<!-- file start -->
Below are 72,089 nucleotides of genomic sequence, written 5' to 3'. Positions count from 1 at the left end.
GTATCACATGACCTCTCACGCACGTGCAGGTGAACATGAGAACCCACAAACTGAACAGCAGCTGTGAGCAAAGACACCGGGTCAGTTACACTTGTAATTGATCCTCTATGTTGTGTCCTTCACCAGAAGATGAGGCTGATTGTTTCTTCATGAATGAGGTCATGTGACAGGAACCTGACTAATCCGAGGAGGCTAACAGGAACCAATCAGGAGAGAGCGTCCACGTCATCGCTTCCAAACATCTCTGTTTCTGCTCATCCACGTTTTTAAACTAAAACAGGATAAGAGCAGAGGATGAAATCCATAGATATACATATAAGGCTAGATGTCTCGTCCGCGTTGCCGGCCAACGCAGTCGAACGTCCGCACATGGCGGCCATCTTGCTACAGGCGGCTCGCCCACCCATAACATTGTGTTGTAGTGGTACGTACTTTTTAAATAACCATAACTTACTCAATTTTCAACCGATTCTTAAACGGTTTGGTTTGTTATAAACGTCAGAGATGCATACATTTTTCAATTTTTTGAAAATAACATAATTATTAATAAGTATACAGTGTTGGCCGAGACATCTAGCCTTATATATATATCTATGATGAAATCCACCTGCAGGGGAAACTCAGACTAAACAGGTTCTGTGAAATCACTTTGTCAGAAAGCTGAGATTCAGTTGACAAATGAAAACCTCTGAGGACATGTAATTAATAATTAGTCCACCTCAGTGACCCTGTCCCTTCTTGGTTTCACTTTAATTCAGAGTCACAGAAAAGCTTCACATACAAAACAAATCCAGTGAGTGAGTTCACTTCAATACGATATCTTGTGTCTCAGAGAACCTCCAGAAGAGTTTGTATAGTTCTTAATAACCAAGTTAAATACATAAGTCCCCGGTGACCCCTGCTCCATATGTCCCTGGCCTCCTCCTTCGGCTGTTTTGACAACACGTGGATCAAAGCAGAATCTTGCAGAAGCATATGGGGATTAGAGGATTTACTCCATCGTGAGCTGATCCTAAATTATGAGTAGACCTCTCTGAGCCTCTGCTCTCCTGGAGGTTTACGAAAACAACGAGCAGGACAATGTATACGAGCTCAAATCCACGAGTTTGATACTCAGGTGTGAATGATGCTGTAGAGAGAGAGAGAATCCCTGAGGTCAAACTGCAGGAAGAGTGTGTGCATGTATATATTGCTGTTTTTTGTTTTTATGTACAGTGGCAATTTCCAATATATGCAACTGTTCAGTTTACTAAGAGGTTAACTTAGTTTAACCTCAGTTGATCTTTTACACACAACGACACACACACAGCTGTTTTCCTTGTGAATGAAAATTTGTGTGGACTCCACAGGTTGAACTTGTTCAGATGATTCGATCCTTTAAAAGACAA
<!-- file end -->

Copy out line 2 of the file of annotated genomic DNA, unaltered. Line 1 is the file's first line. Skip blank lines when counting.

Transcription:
GTATCACATGACCTCTCACGCACGTGCAGGTGAACATGAGAACCCACAAACTGAACAGCAGCTGTGAGCAAAGACACCGGGTCAGTTACACTTGTAATTGATCCTCTATGTTGTGTCCTTCACCAGAAGATGAGGCTGATTGTTTCTTCATGAATGAGGTCATGTGACAGGAACCTGACTAATCCGAGGAGGCTAACAGGAACCAATCAGGAGAGAGCGTCCACGTCATCGCTTCCAAACATCTCTGTTTCTGCTCATCCACGTTTTTAAACTAAAACAGGATAAGAGCAGAGGATGAAATCCATAGATATACATATAAGGCTAGATGTCTCGTCCGCGTTGCCGGCCAACGCAGTCGAACGTCCGCACATGGCGGCCATCTTGCTACAGGCGGCTCGCCCACCCATAACATTGTGTTGTAGTGGTACGTACTTTTTAAATAACCATAACTTACTCAATTTTCAACCGATTCTTAAACGGTTTGGTTTGTTATAAACGTCAGAGATGCATACATTTTTCAATTTTTTGAAAATAACATAATTATTAATAAGTATACAGTGTTGGCCGAGACATCTAGCCTTATATATATATCTATGATGAAATCCACCTGCAGGGGAAACTCAGACTAAACAGGTTCTGTGAAATCACTTTGTCAGAAAGCTGAGATTCAGTTGACAAATGAAAACCTCTGAGGACATGTAATTAATAATTAGTCCACCTCAGTGACCCTGTCCCTTCTTGGTTTCACTTTAATTCAGAGTCACAGAAAAGCTTCACATACAAAACAAATCCAGTGAGTGAGTTCACTTCAATACGATATCTTGTGTCTCAGAGAACCTCCAGAAGAGTTTGTATAGTTCTTAATAACCAAGTTAAATACATAAGTCCCCGGTGACCCCTGCTCCATATGTCCCTGGCCTCCTCCTTCGGCTGTTTTGACAACACGTGGATCAAAGCAGAATCTTGCAGAAGCATATGGGGATTAGAGGATTTACTCCATCGTGAGCTGATCCTAAATTATGAGTAGACCTCTCTGAGCCTCTGCTCTCCTGGAGGTTTACGAAAACAACGAGCAGGACAATGTATACGAGCTCAAATCCACGAGTTTGATACTCAGGTGTGAATGATGCTGTAGAGAGAGAGAGAATCCCTGAGGTCAAACTGCAGGAAGAGTGTGTGCATGTATATATTGCTGTTTTTTGTTTTTATGTACAGTGGCAATTTCCAATATATGCAACTGTTCAGTTTACTAAGAGGTTAACTTAGTTTAACCTCAGTTGATCTTTTACACACAACGACACACACACAGCTGTTTTCCTTGTGAATGAAAATTTGTGTGGACTCCACAGGTTGAACTTGTTCAGATGATTCGATCCTTTAAAAGACAA